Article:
“The steel modules are fabricated in shops with quality control and automation,” explained Varma. Because the steel framing doesn’t have to wait for the concrete core, the construction of which is far slower than the erection of the rest of the building’s steel frame, the system greatly speeds construction.
The system provides the strength, stiffness, safety and serviceability of a reinforced concrete core without the negatives of rebar congestion and complex formwork. In addition, using the system means the entire structure is built to the tight tolerances standard in steel construction, rather than the broader tolerances permitted in concrete construction. “It fundamentally changes the game,” Klemencic said.
Time is saved by eliminating the installation of rebar and the construction of formwork. And without the need to wait for the concrete to cure, the core and perimeter steel can rise in tandem, resulting in much faster erection.
Currently, Composite Plate Shear Walls – Concrete Filled are addressed in AISC’s Seismic Provisions for Structural Steel Buildings (AISC 341-16). Coupled Composite Steel Plate Shear Walls are allowed by AISC’s Specification for Structural Steel Buildings (AISC 360-16), according to Larry Kruth, AISC’s vice president of engineering and research.
“Purdue’s research project is scheduled to be complete mid-2019,” he explained. “In addition to this initial funding for the research being done at Purdue University and the University at Buffalo, AISC along with the Charles Pankow Foundation is funding a FEMA P695 study at both universities. It is expected when this study is completed in mid-2018, the CCSPSW is expected to be rated with an R Factor of R = 8 which is the highest Seismic Response Modification Factor of any shear wall system of any material.”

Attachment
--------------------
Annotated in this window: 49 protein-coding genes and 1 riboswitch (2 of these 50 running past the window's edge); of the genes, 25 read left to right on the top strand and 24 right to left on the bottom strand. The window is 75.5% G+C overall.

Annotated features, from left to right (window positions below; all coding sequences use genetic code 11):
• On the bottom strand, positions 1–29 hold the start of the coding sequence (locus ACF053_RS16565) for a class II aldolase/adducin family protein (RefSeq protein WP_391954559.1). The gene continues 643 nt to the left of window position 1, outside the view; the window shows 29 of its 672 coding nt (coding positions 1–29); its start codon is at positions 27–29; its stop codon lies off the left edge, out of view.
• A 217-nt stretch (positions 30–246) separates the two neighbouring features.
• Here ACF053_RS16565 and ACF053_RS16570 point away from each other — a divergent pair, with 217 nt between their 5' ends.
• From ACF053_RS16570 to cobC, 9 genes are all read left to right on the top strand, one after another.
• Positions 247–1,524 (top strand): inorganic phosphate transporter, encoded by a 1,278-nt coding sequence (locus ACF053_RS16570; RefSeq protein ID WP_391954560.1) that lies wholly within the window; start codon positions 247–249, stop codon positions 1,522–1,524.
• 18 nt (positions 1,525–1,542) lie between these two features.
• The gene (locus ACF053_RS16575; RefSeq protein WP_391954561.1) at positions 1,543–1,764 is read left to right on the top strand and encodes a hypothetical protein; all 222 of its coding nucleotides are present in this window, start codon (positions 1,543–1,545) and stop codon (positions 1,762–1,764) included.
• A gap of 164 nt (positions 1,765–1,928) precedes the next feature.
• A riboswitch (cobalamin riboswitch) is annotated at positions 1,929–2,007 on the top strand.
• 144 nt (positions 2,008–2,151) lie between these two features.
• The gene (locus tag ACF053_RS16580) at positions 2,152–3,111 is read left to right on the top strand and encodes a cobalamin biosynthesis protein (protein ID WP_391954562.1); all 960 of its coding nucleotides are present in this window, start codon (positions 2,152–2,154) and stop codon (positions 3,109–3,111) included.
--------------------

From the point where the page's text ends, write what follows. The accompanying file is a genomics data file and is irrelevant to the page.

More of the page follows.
And the system is not just for use in seismic areas. “There is a great potential for the use of Coupled Composite Steel Plate Shear Walls in wind-controlled buildings,” added Kruth. “In fact, Rainier Square in Seattle, where the CCSPSW will be used first, is a wind controlled design. The other potential is not just for high-rise structures. This system is very desirable for use in low-rise structures due to its speed of construction enabling the schedule to be shortened.”
A presentation on this composite coupled core wall system by Klemencic and Varma is scheduled at the 2018 NASCC: The Steel Conference (April 11-13) in Baltimore. “This system represents the greatest innovation in steel in high-rise buildings in decades. It offers the performance of a concrete core with the speed and benefits of steel construction,” Magnusson concluded.
Members of the media may request high-resolution photos by contacting AISC’s Tasha O’Berski at 312.670.5439 or email@example.com.
Coupled steel-plate test specimens, shown before concrete filling is added, have various spacing and quantities of cross ties and shear studs. (Photo: AISC)
Preliminary results of the first of six physical tests on coupled steel-plate composite shear-wall specimens indicate excellent behavior and cyclic performance. (Photo: AISC)